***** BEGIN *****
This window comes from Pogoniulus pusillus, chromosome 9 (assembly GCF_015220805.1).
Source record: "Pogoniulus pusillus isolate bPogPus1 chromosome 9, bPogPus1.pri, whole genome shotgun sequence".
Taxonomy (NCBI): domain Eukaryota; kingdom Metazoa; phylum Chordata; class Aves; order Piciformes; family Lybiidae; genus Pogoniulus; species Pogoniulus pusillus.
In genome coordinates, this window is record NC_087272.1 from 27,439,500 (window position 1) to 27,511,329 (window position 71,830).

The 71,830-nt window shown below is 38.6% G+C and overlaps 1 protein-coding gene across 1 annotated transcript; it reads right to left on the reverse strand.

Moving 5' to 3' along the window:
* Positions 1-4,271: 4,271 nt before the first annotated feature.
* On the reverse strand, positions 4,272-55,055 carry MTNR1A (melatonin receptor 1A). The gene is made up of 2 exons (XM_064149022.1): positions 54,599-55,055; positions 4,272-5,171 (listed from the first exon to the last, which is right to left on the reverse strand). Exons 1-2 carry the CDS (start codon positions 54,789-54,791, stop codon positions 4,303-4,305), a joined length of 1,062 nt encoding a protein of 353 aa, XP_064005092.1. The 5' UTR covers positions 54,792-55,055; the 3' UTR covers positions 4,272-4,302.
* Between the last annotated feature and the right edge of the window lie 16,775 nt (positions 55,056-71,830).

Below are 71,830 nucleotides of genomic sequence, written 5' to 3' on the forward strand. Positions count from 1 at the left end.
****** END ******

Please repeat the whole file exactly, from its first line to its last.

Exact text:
This window comes from Pogoniulus pusillus, chromosome 9 (assembly GCF_015220805.1).
Source record: "Pogoniulus pusillus isolate bPogPus1 chromosome 9, bPogPus1.pri, whole genome shotgun sequence".
Taxonomy (NCBI): domain Eukaryota; kingdom Metazoa; phylum Chordata; class Aves; order Piciformes; family Lybiidae; genus Pogoniulus; species Pogoniulus pusillus.
In genome coordinates, this window is record NC_087272.1 from 27,439,500 (window position 1) to 27,511,329 (window position 71,830).

The 71,830-nt window shown below is 38.6% G+C and overlaps 1 protein-coding gene across 1 annotated transcript; it reads right to left on the reverse strand.

Moving 5' to 3' along the window:
* Positions 1-4,271: 4,271 nt before the first annotated feature.
* On the reverse strand, positions 4,272-55,055 carry MTNR1A (melatonin receptor 1A). The gene is made up of 2 exons (XM_064149022.1): positions 54,599-55,055; positions 4,272-5,171 (listed from the first exon to the last, which is right to left on the reverse strand). Exons 1-2 carry the CDS (start codon positions 54,789-54,791, stop codon positions 4,303-4,305), a joined length of 1,062 nt encoding a protein of 353 aa, XP_064005092.1. The 5' UTR covers positions 54,792-55,055; the 3' UTR covers positions 4,272-4,302.
* Between the last annotated feature and the right edge of the window lie 16,775 nt (positions 55,056-71,830).

Below are 71,830 nucleotides of genomic sequence, written 5' to 3' on the forward strand. Positions count from 1 at the left end.